China forces Foreign companies to set factories in China
China has done a fabulous job in forcing foreign companies to play by its rule in the past. The government there has allowed foreigners the access to its huge market, in return for setting up factories and research centers in the country. It has fostered firms who have managed to learn the technology and set up cheap manufacturing themselves. This has allowed China to become the biggest exporter in the world. India on the other hand, has a weak and government led by pygmies. The ruling party is ruled by a dynasty and the PM is a powerless bureaucrat with no power. The ministers are busy full time in lining their pockets and retaining political power with no time to think about the progress of the country.
There are periodic alarms about the huge quantum of equipment imports and how the country is totally depended on the outside countries for its basic needs. There are some reports made by highly paid consultants which gathers dust. The new semiconductor policy is a classic example of the Indian government’s incompetence over a long period of time. There is no vision and the attempts are half-hearted and useless. Same is the case with the telecom equipment and power equipment policies. India has a robust private sector with global leaders like Tata Motors, TCS etc. However, they have also been subverted by the system and are busy in gaming regulations rather than creating value (for most companies I think).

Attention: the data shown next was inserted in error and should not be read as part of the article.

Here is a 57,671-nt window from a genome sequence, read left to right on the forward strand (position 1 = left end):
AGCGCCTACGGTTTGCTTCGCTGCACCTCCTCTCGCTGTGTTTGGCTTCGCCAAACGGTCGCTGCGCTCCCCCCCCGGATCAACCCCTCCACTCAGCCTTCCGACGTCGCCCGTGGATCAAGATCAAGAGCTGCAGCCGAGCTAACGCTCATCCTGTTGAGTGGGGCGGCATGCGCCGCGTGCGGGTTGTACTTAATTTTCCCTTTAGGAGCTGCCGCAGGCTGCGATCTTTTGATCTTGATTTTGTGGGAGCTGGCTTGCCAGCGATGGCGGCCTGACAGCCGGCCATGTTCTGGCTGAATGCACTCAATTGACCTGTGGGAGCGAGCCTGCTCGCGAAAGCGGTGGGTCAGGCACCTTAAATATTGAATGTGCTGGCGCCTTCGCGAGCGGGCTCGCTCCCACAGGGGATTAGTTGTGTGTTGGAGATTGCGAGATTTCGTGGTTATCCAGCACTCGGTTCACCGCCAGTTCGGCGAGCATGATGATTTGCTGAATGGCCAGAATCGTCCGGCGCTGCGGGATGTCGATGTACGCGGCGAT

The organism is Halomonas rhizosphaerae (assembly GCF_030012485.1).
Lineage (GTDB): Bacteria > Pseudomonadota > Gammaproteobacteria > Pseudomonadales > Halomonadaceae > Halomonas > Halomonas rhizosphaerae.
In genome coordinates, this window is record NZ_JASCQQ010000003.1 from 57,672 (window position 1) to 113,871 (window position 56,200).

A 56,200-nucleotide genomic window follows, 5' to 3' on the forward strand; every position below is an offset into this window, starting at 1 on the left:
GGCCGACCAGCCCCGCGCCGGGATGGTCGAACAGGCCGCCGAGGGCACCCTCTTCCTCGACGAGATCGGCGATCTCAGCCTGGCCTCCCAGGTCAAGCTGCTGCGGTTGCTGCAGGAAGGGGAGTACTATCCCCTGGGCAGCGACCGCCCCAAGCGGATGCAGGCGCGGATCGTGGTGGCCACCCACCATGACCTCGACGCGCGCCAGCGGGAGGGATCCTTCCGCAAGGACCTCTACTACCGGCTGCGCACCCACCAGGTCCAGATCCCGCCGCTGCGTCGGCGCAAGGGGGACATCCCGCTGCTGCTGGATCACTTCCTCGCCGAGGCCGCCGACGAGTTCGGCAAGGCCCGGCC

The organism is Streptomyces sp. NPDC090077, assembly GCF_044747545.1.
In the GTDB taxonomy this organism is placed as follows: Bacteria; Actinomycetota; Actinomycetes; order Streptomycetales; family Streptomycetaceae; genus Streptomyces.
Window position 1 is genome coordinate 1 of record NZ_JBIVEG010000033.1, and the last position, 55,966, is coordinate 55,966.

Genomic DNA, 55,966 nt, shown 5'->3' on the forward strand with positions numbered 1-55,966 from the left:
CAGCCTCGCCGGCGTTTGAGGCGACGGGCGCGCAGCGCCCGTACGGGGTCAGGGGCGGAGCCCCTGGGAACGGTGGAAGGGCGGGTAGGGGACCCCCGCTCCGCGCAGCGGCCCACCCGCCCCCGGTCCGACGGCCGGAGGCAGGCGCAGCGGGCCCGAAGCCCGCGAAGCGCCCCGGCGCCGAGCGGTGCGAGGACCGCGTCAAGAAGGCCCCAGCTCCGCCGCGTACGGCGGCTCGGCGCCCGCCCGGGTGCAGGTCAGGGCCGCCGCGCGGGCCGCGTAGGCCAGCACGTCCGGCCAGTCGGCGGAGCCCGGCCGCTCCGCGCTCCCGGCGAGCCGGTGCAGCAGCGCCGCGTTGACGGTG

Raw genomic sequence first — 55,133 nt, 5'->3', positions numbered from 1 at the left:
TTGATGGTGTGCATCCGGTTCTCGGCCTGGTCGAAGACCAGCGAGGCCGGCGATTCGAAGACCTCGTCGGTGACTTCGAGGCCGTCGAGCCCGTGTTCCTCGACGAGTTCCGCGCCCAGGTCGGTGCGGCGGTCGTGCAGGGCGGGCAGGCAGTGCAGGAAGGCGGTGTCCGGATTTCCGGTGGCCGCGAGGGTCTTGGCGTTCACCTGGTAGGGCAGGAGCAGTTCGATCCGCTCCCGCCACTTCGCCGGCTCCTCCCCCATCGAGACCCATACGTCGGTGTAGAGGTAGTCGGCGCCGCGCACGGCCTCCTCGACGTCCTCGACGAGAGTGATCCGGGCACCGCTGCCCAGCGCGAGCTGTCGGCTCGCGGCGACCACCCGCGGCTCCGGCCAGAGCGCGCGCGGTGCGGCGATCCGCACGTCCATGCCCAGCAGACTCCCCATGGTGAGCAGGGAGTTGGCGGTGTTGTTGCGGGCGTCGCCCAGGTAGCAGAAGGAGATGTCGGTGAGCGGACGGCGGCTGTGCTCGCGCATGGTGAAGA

India should ask FSLR to set factories in India
First Solar (FSLR) is a US solar panel company that has made hay in India by exploiting a big loophole in India’s federal subsidy for solar energy. The
company sells thin film solar panels which are allowed to be imported by solar plant developers under India’s JNNSM. This has led FSLR to capture almost 80% of orders in India’s JNNSM built solar plants making a mockery of India’s efforts to promote domestic manufacturers. The company is now colluding with the US government to prevent India’s 2nd phase from closing this loophole. India is the only big market for FSLR outside of its own country, as it cannot compete in the Japanese and Chinese market. The FSLR CEO has realized this and is making a huge effort in growing its presence in the Indian market by tying up with the local players and making statements against India’s domestic content policy. The country has also abandoned a plan to set up a multi-million factory in India, as it does not think that the government will impose anti dumping duties against it. Let’s hope that the Indian bureaucrats and politicians can look beyond their own selfish interests and do the right thing.
However, I don’t think that they will rise to the occasion.